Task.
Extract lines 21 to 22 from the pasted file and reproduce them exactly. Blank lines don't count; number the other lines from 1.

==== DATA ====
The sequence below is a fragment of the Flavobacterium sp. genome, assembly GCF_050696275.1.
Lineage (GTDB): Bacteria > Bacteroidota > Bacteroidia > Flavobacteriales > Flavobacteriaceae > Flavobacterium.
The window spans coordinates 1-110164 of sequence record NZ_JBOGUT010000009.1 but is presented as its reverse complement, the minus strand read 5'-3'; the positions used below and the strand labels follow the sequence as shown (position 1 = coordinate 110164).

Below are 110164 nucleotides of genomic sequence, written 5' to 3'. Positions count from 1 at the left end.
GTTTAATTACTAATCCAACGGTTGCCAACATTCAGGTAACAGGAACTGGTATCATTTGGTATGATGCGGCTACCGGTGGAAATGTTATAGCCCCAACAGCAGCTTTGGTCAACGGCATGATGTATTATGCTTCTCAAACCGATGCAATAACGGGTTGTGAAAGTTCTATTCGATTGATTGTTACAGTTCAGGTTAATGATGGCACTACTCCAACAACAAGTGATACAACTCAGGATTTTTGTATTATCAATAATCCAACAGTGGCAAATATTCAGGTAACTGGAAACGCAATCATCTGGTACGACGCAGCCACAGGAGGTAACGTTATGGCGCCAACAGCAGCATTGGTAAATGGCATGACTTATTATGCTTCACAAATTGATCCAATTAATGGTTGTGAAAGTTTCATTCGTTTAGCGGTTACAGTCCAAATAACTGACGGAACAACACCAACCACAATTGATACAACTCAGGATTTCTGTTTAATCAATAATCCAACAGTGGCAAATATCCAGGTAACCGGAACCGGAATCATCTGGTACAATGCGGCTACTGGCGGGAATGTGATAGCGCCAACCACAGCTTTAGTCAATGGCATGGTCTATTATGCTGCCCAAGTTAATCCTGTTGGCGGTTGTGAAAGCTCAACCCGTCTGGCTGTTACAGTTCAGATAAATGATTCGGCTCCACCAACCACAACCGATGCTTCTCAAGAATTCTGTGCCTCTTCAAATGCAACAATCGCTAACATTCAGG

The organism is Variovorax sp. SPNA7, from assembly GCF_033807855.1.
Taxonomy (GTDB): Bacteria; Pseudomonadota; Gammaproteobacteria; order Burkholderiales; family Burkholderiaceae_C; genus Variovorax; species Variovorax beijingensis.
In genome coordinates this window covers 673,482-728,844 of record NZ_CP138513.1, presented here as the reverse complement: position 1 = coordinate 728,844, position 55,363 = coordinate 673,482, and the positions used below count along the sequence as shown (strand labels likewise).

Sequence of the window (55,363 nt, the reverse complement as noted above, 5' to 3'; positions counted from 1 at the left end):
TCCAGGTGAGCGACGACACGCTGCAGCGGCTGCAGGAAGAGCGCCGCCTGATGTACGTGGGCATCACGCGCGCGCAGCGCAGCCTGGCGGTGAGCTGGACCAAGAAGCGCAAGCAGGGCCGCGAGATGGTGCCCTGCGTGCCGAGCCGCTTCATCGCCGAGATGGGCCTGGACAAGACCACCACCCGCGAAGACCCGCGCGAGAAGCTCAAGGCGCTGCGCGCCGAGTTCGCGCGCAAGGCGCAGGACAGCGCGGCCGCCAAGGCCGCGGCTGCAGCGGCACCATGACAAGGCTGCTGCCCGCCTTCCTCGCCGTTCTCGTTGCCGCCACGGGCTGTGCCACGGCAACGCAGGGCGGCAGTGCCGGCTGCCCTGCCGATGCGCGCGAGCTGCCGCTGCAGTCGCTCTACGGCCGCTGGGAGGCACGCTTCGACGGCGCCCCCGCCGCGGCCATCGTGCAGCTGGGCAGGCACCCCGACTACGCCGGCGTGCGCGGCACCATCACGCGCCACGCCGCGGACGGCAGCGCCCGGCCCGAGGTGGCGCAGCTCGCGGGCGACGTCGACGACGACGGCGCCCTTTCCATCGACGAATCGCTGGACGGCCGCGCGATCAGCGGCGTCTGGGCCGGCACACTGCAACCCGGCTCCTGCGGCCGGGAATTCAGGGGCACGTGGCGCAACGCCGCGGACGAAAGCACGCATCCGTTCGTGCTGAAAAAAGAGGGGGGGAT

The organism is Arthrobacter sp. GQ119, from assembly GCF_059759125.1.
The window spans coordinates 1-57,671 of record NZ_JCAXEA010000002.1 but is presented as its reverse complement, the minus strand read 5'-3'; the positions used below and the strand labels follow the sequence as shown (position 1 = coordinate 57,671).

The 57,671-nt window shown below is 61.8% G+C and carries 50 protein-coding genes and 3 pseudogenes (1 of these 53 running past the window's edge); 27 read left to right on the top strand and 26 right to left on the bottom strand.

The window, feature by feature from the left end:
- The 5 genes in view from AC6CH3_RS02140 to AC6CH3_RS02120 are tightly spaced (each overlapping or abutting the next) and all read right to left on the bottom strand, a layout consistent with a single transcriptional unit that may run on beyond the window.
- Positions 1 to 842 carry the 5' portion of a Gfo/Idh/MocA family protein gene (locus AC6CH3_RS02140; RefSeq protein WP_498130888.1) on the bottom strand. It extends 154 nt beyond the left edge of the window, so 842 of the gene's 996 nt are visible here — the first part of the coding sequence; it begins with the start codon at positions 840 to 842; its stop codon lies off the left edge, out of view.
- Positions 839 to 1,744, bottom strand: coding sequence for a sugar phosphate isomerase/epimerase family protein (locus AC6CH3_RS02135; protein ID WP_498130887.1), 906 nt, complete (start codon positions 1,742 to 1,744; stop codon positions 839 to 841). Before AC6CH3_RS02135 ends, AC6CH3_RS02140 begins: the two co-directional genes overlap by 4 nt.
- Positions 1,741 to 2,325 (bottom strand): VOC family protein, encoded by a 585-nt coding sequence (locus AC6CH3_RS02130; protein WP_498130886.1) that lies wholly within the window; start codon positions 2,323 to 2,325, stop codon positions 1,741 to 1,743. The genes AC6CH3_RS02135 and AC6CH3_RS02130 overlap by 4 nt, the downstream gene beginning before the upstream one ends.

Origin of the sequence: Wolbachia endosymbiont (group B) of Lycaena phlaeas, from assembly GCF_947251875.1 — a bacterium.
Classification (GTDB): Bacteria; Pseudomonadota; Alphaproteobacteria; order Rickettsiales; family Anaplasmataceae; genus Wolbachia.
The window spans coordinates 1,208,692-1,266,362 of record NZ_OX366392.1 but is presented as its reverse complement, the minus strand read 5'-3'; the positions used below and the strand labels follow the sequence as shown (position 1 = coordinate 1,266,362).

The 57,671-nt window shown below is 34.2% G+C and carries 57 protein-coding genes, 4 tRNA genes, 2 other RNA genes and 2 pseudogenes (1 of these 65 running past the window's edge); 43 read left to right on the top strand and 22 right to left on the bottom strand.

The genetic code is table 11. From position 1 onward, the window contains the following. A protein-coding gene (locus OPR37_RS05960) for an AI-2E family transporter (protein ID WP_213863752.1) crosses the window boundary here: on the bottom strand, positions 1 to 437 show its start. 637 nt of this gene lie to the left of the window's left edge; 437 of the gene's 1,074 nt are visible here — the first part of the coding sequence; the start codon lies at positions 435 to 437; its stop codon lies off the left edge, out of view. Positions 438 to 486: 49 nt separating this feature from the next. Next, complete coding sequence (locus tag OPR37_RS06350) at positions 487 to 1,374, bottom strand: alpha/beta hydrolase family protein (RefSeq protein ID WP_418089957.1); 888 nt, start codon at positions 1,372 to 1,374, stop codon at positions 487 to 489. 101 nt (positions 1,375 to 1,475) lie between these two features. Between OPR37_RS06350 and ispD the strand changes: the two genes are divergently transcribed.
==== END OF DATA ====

The window spans coordinates 1,208,692-1,266,362 of record NZ_OX366392.1 but is presented as its reverse complement, the minus strand read 5'-3'; the positions used below and the strand labels follow the sequence as shown (position 1 = coordinate 1,266,362).

The 57,671-nt window shown below is 34.2% G+C and carries 57 protein-coding genes, 4 tRNA genes, 2 other RNA genes and 2 pseudogenes (1 of these 65 running past the window's edge); 43 read left to right on the top strand and 22 right to left on the bottom strand.